The president of the Business Council of British Columbia says of all the issues facing companies, getting rid of daylight time is a low priority.
Greg D'Avignon says moving clocks backwards and forwards by one hour in the fall and spring does not come up as a matter of concern.
Premier John Horgan agrees, saying it doesn't make sense to stop the time changes when B.C.'s neighbours and trading partners in the United States, including Washington, Oregon and California, use daylight time.
Horgan acknowledges he receives many requests from people to drop the time change to allow for more normal sleep patterns, but discussions with local businesses and trading partners convinced him to maintain the status quo.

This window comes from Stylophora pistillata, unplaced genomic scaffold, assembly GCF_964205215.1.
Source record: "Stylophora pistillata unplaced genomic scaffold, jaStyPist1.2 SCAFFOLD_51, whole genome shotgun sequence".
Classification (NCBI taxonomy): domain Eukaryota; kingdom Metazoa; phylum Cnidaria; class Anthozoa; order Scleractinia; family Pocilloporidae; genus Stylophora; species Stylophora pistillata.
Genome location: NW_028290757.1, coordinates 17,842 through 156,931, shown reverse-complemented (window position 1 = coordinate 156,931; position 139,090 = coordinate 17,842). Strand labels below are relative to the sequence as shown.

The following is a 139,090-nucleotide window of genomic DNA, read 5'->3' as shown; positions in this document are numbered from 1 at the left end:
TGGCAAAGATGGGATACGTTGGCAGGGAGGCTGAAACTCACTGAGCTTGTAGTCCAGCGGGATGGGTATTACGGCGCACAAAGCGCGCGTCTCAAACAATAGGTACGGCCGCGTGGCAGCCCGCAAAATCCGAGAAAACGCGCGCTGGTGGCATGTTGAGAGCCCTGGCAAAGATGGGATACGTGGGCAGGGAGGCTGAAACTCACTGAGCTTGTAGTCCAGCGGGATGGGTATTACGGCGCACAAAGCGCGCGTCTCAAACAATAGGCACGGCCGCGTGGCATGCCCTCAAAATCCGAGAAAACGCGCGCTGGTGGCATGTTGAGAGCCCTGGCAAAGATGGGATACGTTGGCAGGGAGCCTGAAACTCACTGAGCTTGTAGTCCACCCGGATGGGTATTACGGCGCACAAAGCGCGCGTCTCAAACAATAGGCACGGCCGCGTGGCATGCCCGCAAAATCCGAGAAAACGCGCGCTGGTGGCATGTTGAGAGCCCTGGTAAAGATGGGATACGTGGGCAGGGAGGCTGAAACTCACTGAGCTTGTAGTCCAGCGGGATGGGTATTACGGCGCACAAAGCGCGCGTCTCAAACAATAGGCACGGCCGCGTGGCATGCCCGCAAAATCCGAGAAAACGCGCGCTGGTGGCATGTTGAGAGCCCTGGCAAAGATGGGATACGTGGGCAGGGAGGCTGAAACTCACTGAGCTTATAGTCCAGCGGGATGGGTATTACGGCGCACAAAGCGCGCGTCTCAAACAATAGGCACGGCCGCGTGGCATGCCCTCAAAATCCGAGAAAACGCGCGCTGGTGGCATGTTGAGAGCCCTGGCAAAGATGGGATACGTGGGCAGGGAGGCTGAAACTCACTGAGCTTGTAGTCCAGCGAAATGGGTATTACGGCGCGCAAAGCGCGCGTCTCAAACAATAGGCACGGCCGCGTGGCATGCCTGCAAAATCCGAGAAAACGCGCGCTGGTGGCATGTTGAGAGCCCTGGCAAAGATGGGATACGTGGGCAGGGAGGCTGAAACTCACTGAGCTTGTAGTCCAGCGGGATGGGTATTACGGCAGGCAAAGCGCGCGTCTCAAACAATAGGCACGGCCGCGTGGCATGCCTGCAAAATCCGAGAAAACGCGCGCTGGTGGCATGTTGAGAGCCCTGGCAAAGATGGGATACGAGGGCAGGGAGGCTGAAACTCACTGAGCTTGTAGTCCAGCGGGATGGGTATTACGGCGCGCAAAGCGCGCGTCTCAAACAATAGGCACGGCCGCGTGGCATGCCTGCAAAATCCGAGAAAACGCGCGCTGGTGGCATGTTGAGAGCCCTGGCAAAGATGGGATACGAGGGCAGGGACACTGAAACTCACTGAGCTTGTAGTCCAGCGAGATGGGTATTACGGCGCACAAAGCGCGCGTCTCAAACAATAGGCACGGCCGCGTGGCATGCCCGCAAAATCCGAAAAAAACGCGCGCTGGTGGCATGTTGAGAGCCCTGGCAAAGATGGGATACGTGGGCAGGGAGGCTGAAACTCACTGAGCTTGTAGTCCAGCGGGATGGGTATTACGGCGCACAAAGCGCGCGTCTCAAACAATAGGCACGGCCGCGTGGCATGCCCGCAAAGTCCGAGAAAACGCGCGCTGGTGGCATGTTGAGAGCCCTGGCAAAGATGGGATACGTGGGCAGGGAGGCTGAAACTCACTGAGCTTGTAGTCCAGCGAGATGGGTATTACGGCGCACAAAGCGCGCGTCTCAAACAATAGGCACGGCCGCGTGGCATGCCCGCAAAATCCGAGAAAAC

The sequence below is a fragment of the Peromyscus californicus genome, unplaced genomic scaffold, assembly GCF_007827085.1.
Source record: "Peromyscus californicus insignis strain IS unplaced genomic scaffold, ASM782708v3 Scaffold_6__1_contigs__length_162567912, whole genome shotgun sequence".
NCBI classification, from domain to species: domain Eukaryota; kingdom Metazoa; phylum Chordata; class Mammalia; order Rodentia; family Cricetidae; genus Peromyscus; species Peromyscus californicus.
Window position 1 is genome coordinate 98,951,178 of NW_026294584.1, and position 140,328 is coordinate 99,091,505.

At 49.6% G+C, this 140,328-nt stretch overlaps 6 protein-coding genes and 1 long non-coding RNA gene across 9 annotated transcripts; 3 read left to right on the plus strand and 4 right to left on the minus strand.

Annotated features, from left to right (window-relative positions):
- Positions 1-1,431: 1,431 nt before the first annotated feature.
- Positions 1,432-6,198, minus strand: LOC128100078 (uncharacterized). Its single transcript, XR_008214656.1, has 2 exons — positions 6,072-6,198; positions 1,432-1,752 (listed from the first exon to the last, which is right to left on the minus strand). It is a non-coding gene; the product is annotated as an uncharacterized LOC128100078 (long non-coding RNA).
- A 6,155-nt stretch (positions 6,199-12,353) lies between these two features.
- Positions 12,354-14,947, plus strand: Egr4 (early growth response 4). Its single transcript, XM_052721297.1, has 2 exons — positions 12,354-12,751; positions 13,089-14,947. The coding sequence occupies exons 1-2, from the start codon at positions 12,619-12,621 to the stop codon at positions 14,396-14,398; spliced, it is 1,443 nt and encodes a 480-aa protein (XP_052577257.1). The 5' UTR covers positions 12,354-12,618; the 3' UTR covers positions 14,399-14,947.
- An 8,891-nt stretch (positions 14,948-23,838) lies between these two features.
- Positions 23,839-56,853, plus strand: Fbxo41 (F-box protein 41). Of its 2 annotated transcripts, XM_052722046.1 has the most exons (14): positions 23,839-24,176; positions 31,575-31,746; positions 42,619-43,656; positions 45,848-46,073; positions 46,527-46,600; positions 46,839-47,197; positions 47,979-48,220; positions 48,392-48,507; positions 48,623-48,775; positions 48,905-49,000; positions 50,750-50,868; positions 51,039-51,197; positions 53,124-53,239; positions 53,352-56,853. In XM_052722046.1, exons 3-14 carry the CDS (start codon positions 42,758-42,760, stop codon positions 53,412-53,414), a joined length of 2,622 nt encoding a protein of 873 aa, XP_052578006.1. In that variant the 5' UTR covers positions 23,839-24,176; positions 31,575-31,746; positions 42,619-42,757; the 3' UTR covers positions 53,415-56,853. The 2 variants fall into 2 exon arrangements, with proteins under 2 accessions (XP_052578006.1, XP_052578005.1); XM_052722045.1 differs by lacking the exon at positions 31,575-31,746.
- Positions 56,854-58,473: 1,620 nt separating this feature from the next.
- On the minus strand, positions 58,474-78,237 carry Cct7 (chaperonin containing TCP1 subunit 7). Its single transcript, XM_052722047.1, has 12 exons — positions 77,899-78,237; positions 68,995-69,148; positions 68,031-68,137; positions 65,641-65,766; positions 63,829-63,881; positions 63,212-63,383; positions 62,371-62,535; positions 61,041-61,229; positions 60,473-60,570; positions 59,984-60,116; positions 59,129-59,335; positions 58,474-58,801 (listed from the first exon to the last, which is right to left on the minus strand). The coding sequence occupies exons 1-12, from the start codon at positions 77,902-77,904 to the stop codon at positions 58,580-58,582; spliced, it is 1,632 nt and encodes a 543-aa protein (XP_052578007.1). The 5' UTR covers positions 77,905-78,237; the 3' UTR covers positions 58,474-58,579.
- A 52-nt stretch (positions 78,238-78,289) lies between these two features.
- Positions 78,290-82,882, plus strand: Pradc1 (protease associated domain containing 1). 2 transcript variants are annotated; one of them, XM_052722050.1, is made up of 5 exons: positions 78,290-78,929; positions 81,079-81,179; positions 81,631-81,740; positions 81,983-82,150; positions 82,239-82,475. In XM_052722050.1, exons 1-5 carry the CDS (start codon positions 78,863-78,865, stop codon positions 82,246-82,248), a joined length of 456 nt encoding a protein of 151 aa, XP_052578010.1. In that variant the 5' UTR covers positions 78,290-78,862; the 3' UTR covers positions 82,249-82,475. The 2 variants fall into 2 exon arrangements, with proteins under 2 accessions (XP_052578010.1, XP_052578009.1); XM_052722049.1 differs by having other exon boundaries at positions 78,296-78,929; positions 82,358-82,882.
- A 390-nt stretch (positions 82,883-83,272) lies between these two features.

The members of the Union of B.C. Municipalities narrowly voted last September to lobby the provincial government to eliminate the time changes.
The time change occurs Sunday at 2 a.m. when clocks roll back one hour in much of Canada, except in most of Saskatchewan, parts of northeast B.C., and small pockets of Ontario and Quebec.